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Asia Undercovered #6 - Family Dynasties + Duterte to Bolsonaro

Asia Undercovered #6 - Family Dynasties + Duterte to Bolsonaro

Asia Undercovered:  Journalist Nithin Coca's  weekly roundup of the news, events,  trends and  people changing Asia,  but not getting enough attention in the US media.

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Family Dynasties in Asia

Cambodia could be turning into Asia’s next family dynasty, as signs are pointing to Hun Sen – who, after crushing the opposition in elections earlier this year, enjoys undisputed power, handing the reigns to his son Hun Manet in what would be another setback for democracy in Southeast Asia.

In fact, there are numerous family dynasties in Asia that enjoy considerable power, often at the expense of citizens. India has the Nehru-Gandhi family-controlled Congress party, now headed by Rahul Gandhi. Bangladeshs current Prime Minister, Sheikh Hasina, is the daughter of founding President Sheikh Mujibur Rahman. Recently imprisoned South Korean President Park Geun-hye is the daughter of former dictator Park Chung-hee. And Singapores Prime Minister Lee Hsien Loong is the son of the country’s longtime ruler Lee Kuan Yew.

Still not getting enough attention: Xinjiang human rights crisis

See these striking photos of empty mosques and shuttered shops in Xinjiang published in Albawaba. More and more people are starting to make the connection between these concentration camps and those in Germany in the 1930s.

Full Thread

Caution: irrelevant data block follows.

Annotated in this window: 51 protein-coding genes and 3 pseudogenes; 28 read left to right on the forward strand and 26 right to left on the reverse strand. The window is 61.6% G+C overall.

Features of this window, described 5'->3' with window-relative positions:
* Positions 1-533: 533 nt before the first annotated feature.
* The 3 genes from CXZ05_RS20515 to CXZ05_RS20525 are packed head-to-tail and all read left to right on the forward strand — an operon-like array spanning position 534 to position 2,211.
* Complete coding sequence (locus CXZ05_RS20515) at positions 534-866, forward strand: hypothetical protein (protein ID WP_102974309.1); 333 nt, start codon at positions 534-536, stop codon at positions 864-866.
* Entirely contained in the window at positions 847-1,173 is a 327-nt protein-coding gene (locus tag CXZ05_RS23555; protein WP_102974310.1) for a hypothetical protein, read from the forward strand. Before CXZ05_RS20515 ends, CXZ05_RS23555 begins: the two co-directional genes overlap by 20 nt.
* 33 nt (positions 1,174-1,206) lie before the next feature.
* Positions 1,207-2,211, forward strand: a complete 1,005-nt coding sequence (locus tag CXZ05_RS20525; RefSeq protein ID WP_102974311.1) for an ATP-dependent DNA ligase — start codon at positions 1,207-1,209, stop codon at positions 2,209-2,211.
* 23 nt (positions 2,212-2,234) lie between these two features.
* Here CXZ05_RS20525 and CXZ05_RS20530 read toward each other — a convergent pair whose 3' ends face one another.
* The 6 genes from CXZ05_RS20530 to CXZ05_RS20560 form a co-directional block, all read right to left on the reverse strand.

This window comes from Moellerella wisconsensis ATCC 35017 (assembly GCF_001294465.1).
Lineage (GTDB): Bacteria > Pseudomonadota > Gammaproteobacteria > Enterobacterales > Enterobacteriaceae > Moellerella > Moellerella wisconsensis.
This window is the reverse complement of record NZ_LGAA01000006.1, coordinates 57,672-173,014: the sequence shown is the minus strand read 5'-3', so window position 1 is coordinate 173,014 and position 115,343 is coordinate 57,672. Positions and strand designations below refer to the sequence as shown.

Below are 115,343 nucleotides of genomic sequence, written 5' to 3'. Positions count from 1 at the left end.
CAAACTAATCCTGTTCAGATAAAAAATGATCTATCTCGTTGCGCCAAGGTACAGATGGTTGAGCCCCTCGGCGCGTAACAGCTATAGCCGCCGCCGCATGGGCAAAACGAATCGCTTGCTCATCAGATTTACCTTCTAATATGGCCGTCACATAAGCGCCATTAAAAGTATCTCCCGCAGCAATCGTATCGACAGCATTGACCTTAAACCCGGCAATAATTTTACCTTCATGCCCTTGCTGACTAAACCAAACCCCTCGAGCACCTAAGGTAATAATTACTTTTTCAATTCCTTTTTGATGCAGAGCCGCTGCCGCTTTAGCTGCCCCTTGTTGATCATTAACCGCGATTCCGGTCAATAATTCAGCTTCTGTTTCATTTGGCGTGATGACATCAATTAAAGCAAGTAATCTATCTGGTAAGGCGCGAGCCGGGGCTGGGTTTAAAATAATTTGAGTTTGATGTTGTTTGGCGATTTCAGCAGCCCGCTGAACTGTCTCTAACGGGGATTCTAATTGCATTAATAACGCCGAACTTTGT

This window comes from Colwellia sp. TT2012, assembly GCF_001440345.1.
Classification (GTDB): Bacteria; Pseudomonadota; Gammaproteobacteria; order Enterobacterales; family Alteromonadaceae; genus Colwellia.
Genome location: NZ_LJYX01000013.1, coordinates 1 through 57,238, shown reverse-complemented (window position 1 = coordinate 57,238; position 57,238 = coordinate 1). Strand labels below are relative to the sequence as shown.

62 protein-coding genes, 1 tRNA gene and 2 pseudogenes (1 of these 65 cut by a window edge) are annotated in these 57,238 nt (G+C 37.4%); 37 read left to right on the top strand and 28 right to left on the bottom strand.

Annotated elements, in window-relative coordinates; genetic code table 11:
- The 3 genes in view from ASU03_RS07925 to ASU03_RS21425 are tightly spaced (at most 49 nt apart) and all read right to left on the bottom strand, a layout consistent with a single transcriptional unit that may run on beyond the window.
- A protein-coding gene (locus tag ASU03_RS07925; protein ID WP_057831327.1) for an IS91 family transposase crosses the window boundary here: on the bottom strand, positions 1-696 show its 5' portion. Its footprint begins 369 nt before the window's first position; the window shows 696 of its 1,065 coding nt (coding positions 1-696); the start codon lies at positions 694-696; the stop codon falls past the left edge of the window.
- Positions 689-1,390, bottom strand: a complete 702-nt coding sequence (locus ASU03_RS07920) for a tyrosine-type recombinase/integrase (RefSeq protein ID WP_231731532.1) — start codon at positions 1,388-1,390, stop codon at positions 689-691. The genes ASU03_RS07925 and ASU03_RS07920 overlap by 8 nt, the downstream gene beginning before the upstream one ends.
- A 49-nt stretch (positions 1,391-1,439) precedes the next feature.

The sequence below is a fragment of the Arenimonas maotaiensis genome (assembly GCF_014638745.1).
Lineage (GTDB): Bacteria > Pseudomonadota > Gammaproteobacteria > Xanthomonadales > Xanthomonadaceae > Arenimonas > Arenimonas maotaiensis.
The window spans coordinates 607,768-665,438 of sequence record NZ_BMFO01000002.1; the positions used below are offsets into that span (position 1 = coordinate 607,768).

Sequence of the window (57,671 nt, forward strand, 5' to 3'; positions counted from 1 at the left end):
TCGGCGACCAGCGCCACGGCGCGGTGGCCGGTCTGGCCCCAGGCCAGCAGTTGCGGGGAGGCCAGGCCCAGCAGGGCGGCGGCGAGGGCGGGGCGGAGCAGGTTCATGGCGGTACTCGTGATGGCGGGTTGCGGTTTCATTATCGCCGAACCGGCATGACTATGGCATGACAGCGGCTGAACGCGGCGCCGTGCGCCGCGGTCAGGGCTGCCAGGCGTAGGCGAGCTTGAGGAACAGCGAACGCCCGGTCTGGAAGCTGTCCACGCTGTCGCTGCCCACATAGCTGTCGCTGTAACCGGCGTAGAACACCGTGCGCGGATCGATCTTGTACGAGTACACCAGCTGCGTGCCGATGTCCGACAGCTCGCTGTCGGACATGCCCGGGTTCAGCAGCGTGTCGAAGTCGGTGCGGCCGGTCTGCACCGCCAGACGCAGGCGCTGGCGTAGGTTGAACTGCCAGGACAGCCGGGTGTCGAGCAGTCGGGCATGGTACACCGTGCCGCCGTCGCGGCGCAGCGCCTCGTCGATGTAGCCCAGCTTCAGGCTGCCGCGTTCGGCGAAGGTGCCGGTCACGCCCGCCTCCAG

The question is – will we respond now, or wait until it’s too late, like we did then? Until we do, I’ll be highlighting this in nearly every issue of this newsletter.

One change these past weeks – China has finally acknowledged the existence of these camps, but is calling them “vocational centers” and painting them out to be like vacation camp. Why the shift? Rian Thum has a worthy read in the New York Times. Thum has been one of the best experts for giving context on Xinjiang, having studied the region for decades. Follow him on Twitter here.

Also Ignored

A tragedy in India as the 86 year old environmentalist GD Agrawal died after a 111 day fast. His cause – action to revive uninterrupted flow of the critically polluted Ganges River. (The third Pole)

Himalayan waters – which also feed the Ganges – are going to be a big issue in the coming decades. This is one of many issues facing the troubled region, which includes war-torn Kashmir, brutally oppressed Tibet, and landlocked Nepal. The Lowy Interpreter has a great piece on how infrastructure development and geopolitics is changing the rooftop of the world.

The one country doing relatively well in that region – Bhutan – held elections this past week. The center-left Druk Nyamrup Tshogpa party won in what was an incredibly civil campaign. This means the country’s next Prime Minister will be an urologist. Read more in Stratford Worldview.

I enjoyed this piece in Foreign Affairs by Christopher Balding on why so many Democracies, most notably Malaysia and Pakistan, are seeing an anti-Belt and Road Backlash. Something to watch in upcoming elections in Indonesia and Thailand in the coming months.

Bangladesh is sliding increasingly towards authoritarianism. One tool has been the ruling party’s ability to turn Universities – once a hotbed of activism – into centers of political control (The Diplomat).

What Asia can teach Brazil

The big news from earlier this week was obviously the elections of the racist, fascist, homophobic Jair Bolsonaro as President of Brazil, an election that could bring much pain and suffering for minorities, indigenous peoples, and the environment.

Two years ago, it was the Philippines who was dealing with the shocking election of a fascist – and the results have been grim, with over 20,000 killed in a violent war on drugs, and attacks on the press increasing.

Walden Bello wrote a long, detailed letter in The Nation to counterparts in Brazil on the Philippines experience. He highlights one key point – how both countries results connect to the disappointment of liberal politics in post-dictatorial states. Well worth a read.

Until next week,

Nithin Coca

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